Weekend Potpourri: Homecoming Edition

I seem to have a mild case of creeping crud — headache, congestion, sneezes, that kind of thing —  and combined with the bit of sunburn I picked up yesterday, I’m not entirely stoked about getting some lesson planning done this afternoon, but figured I could get rolling after I jotted down a few things over here. Thanks for dropping in!


This was Homecoming Weekend in Mondoville, and the Spawn was involved in a couple of activities, which Mrs. M and I wound up checking out. She rode in the parade with a crew from her sorority. The parade route was maybe 5-6 blocks long (we’re a small school in a small town), starting at a former elementary school that now houses the college’s education department and culminating at our main entry, where one will find a large fountain and our admin building, the portico for which doubled as the reviewing stand. Mrs. M and I sat on the fountain’s edge and watched the various groups go by, including a contingent from Mondoville’s Class of 1967, who sang the fight song as they passed in review.

After the parade, the Spawn did a shift for her sorority’s charity fundraiser, the annual “Teeter-totter-a-thon.” I kicked in a couple of bucks, and cheered the Spawn on for a bit. The ladies seemed to be having a good time for a good cause, and I saw more than a few of their alumnae swinging by as well.

And of course, the Old (and not-so-old) Grads are a big part of Homecoming. This is my fifteenth year at the college, which means I’ve completed fourteen years, which in turn means that the Freshpeeps I taught in my first semester here were showing up for their ten-year reunion. That hadn’t actually occurred to me until I ran into a group of same, including former Berries Andrew and Evan, as well as a number of other alums of more recent vintage.

A real kick for me is getting to meet the children of the kids I’ve taught. They’re almost all in the baby-to-toddler range at this point, and the Spawn and I served as impromptu sitters for the five-month-old son of a couple of recent grads as they posed for the big alumni picture. On several occasions, I was thinking, “OK, if I teach until I’m 70, then I could maybe have this kid for a year or two.” Not a bad goal.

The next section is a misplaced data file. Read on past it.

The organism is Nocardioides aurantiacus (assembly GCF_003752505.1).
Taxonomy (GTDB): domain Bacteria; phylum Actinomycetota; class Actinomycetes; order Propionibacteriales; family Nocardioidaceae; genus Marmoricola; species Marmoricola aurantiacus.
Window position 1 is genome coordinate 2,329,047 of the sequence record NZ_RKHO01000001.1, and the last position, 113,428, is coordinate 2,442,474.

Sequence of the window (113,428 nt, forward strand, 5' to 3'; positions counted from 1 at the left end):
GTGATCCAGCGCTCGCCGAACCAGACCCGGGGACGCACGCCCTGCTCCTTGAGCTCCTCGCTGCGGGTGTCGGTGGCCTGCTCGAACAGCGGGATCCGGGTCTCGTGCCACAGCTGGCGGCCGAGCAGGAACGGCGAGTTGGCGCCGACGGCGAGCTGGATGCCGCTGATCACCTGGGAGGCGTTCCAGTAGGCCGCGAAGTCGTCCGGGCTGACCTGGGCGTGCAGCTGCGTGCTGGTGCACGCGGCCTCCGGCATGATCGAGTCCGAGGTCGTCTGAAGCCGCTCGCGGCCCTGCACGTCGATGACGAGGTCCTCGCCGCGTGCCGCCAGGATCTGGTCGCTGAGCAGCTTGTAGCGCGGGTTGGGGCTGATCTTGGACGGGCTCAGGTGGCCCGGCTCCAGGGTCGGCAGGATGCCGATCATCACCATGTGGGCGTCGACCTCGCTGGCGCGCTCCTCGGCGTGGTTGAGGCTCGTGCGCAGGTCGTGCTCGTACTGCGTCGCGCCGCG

Seeing my former students, and hearing about how they’re making their ways through life, is one of the benefits of this gig, and it reminds me that a small college in Mondoville can be a pretty good place for a career.

The football game, alas, didn’t go so well for the home folks. We jumped out to a 17-0 lead at the half, but gave up several big play and lost on a field goal with a few seconds to go, 27-24. Even so, it was a nice day for football and for seeing folks I hadn’t seen in a while. A personal highlight came when a former Mondoville football star walked by my section of bleachers, carrying his toddler son. I said hi to Will, and to his little boy. Will said to his son, “This is Dr. Moore — he’s the best teacher I ever had anywhere. He’s the smartest man I’ve ever met.”

After Will and the little guy had moved on, someone sitting near me said, “Kind of makes the job worthwhile, doesn’t it?” And it does.


Another highlight of the week was the visit of this year’s Gerding Author, crime writer Danny Gardner. The Gerding program involves Mondoville’s freshpeeps reading a book from the author, who comes to town for a couple of days and gives talks, both to the freshpeeps and the larger community. I’ve talked about past authors with whom we’ve worked, such as Ron Rash, Mary Doria Russell, Dave Cullen, Silas House, Peter S. Beagle, and Lawrence Block. Although Danny’s a debut author, we thought his novel, A Negro and an Ofay, would be a good work for our kids to check out.